My name is Tom Schmit by the way. I just noticed how this is getting posted. I post here and a number of other places. I have lived in beautiful LV for 8 years now.

nelielrīdziniece said...

"The civil servants that we have met in IZM have admitted that they do not see their jobs as actually creating and analying policy, they see themselves as trying to guess what politicians want and find a way to do it. We have created a nearly useless public service who seem simply driven to really earn in private business rather than serve the public."

One of the first things that Repše did during the Christmas break of Saeima in 2002/2003 was use the power of Satversmes' 81. article (now repealed) to kill the bill that had been 2 years in the making, designed to create a professional, independent civil service. Instead, we now have a civil service entirely beholden to the politians that come & go. There's much to be said about the rule of law. Especially, since it appears to work as anticipated.

Veiko Spolitis said...

Dear All:

I am busy lecturıng ın İzmir now and will be back back in Latvia next week. I have not read Naomi Klein Shock Therapy, but I am taking the issue not as heatedly:) Latvian problems are not İMF made, they are mostly results of local brew.

Globalızatıons PUNISHES badly governed countries and Latvia Ltd. is exemplary case!

Elizabete, YEA, that bill killing corporate civildienests was historic blunder to put it mildly...:)

Shall comment more upon return back to the shores of Baltic.

Wannabe Sorosieši said...

They are not IMF made? We have used the IMF formula for years now. I would argue that much of the Repše administration was about these neoliberal dogmas promoted by the IMF.

And, even if you don't believe that IMF is to blame, is there any proof that the IMF "cure" would/will work?
Tom

Veiko Spolitis said...

Tom:

IMF Washington consensus or Golden straightjacket could be considerd as too burdensome by some. However, if governments instead of transforming their economy pretend structural reforms and instead enrich their crony capitalist friends, then such anarchistic economic model is destined for doom - and that where Latvian hopefully outgoing elite has painted itself...

We have used the IMF formula for years now. I would argue that much of the Repše administration was about these neoliberal dogmas promoted by the IMF.

But, then nobody forces governments to ACCEPT IMF formulas point blanc! For example in the early 1990's IMF was against Estonia & Slovenia unilateraly introducing kroon and tolar, but they finaly had to aquicise to the decisions made in Tallinn and Ljubljana:) If Latvian political, social and economic system does not structurally change, then it is very simple to follow IMF, OECD, WB advice WITHOUT thinking how it would really apply to the local conditions! Stupidy and naivete of the outgoing elite is the major causes of the Latvian "failed state" to use the description of Madalene Allbrights and now also Juris Kaža:)

And that is the reason why I do not blame IMF:)

And, even if you don't believe that IMF is to blame, is there any proof that the IMF "cure" would/will work?

Yes, the IMF cure of slimming down the bloated health care, police, and education sectors should work IF Latvian politicians would think how the slimmed health care, police and educations sectors would serve the people. For this to be achieved there is a dire need after change of Saeima composition. We in SCP have our definte plans, and lets see the time until June 6, it would be interesting indeed. If you read Latvian I suggest you read Īvars Ījabs article on today's www.politika.lv.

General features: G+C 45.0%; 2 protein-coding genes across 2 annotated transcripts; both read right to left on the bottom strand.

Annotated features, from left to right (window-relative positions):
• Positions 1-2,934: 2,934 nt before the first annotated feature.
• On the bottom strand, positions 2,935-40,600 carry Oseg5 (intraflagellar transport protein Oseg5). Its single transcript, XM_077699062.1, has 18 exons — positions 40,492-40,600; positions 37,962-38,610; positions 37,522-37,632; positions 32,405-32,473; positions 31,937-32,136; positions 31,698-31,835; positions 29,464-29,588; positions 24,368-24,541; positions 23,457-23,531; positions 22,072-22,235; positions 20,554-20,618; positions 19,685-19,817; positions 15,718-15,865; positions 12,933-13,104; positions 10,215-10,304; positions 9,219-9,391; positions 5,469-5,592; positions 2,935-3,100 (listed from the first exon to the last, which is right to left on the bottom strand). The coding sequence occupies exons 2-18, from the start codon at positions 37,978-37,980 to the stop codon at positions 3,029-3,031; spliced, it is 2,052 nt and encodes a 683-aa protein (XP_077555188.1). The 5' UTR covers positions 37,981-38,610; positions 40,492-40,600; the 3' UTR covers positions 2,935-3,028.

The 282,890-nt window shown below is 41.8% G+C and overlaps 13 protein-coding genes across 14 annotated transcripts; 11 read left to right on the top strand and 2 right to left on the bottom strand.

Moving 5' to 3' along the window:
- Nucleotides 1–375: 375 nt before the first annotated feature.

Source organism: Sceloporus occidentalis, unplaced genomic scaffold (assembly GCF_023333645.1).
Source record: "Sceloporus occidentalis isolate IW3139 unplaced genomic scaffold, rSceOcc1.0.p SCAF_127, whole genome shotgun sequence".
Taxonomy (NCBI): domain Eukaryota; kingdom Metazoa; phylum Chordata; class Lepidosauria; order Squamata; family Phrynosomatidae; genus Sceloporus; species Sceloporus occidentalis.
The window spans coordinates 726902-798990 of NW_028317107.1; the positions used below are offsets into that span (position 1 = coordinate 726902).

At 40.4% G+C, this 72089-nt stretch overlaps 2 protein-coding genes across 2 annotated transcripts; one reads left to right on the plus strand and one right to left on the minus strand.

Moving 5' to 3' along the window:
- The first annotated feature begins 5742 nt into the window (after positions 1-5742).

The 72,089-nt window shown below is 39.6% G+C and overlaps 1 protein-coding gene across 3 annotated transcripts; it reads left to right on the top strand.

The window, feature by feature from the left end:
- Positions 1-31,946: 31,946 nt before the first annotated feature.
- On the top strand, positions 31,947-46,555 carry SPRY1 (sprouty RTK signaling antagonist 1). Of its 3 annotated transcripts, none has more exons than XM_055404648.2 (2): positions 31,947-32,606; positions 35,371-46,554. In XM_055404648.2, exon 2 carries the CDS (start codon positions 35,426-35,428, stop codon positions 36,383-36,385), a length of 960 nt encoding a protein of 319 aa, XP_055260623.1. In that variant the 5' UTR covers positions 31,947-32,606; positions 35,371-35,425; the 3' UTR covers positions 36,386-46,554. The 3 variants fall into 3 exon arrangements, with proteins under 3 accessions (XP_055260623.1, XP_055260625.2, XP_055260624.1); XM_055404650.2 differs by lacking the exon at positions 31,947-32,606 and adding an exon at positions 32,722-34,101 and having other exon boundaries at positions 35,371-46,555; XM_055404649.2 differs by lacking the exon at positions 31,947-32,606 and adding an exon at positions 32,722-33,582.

Veiko

Wannabe Sorosieši said...

Veiko,

Do you honest to goodness consider those systems bloated? They are definetly ineffective and inefficient, but bloated? As fractions of GDP we spend less on education than much of the rest of Europe. I would love to see much of the beauracracy of IZM die, but replaced with what? Devolve the functions to local govt? Using what expertise?

And health care is bloated? You cannot be serious. It too is inefficient, but bloated? Look at the salary scales for god's sake. I work with people at Vienibas gatve childrens' hospital and what they do. with what they have is a miracle.

I agree that we cannot blame the IMF for getting us here. But nobody (and I do mean nobody) sitting in Saeima today can escape responsibility either. Where have the serious shadow govts been? I have been to Saeima komisijas meetings and could never tell the difference between coalition and opposition.

I want somebody (I wish it would be Dombrovskis) to stand up to the international lending community and insist that the new govt be given the breathng space needed to take good decisions. It surprises me that so many people buy into the simple solutions.

Yes, dump the agencies and boards that have enriched the elite. But spare the services that people need.

Toms

Veiko Spolitis said...

Tom:

It was perhaps the twist of words, but I equated the word bloated with ineffectiveness. The fact that administrators in hospital boards receive uncomparably higher salaries than their staff was already published. The fact is, however, that the lack of the uniform state salary system all these years has fostered the mess of the remuneration of cvil service.

Yes, the money spent on education is simply a nuisance, and the best way to notice is in my own program at Riga Stradins. While the common practice in European universities is to supervise no more than 10 student thesis', I have this year 36...and I have noone else to delegate them to:)

As far I have skimed through the reform package of T.Koke it seems promising, and I am learning the nuts and bolts of the Eglitis reform proposals.

It is hard to find optimism in present circumstances, but the real transformation of those 2 sectors + police force in combination with the IMF acquisizing on the 7% margin might reverse the doomsday scenario:)

Wannabe Sorosieši said...

It is funny that you should have that response to Koķes proposal. I have exactly the opposite. The analysis is extremely shallow and they do not give any models or decision criterias that they used. We heard this in a meeting the other day and were apalled.

First of many questions - they give education level divisions in the econom. active and unemployed but no background of how this compares to the population at large and/or compares to similarly constructed countries. How representative is this data?

Next - why this 50/50 division of vidusskola un profess. izglītība? Where did they get this number?

They keep referring to use of ESF funds to retrain teachers? Which programme? What funds? How much? When?

Sorry, Koķes plan is not even a well thought out prayer.

Veiko Spolitis said...

Tom:

An answer to your questions would come in facebook, because traveling between different forums during election time becomes too burdensome:)

VS